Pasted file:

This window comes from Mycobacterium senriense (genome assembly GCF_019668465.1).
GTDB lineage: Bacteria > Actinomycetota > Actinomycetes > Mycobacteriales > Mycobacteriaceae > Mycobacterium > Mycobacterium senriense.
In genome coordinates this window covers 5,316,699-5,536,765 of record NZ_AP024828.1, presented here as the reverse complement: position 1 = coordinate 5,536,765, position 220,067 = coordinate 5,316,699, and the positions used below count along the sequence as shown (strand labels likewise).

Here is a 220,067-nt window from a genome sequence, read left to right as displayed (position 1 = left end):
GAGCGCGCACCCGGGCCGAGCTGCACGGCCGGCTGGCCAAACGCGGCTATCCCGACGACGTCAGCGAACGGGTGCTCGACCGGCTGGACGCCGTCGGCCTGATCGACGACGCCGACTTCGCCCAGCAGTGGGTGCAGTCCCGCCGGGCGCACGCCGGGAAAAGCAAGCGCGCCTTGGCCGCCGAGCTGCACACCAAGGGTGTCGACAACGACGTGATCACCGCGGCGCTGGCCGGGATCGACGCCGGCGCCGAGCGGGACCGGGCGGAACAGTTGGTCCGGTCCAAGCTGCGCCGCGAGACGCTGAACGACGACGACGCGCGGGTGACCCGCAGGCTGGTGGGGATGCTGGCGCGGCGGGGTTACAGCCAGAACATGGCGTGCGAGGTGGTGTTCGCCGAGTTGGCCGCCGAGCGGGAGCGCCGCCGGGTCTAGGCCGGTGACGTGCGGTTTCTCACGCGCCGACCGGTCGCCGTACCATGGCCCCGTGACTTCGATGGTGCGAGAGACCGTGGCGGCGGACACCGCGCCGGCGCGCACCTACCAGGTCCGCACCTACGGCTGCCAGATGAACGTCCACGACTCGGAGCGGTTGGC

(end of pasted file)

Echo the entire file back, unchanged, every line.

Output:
This window comes from Mycobacterium senriense (genome assembly GCF_019668465.1).
GTDB lineage: Bacteria > Actinomycetota > Actinomycetes > Mycobacteriales > Mycobacteriaceae > Mycobacterium > Mycobacterium senriense.
In genome coordinates this window covers 5,316,699-5,536,765 of record NZ_AP024828.1, presented here as the reverse complement: position 1 = coordinate 5,536,765, position 220,067 = coordinate 5,316,699, and the positions used below count along the sequence as shown (strand labels likewise).

Here is a 220,067-nt window from a genome sequence, read left to right as displayed (position 1 = left end):
GAGCGCGCACCCGGGCCGAGCTGCACGGCCGGCTGGCCAAACGCGGCTATCCCGACGACGTCAGCGAACGGGTGCTCGACCGGCTGGACGCCGTCGGCCTGATCGACGACGCCGACTTCGCCCAGCAGTGGGTGCAGTCCCGCCGGGCGCACGCCGGGAAAAGCAAGCGCGCCTTGGCCGCCGAGCTGCACACCAAGGGTGTCGACAACGACGTGATCACCGCGGCGCTGGCCGGGATCGACGCCGGCGCCGAGCGGGACCGGGCGGAACAGTTGGTCCGGTCCAAGCTGCGCCGCGAGACGCTGAACGACGACGACGCGCGGGTGACCCGCAGGCTGGTGGGGATGCTGGCGCGGCGGGGTTACAGCCAGAACATGGCGTGCGAGGTGGTGTTCGCCGAGTTGGCCGCCGAGCGGGAGCGCCGCCGGGTCTAGGCCGGTGACGTGCGGTTTCTCACGCGCCGACCGGTCGCCGTACCATGGCCCCGTGACTTCGATGGTGCGAGAGACCGTGGCGGCGGACACCGCGCCGGCGCGCACCTACCAGGTCCGCACCTACGGCTGCCAGATGAACGTCCACGACTCGGAGCGGTTGGC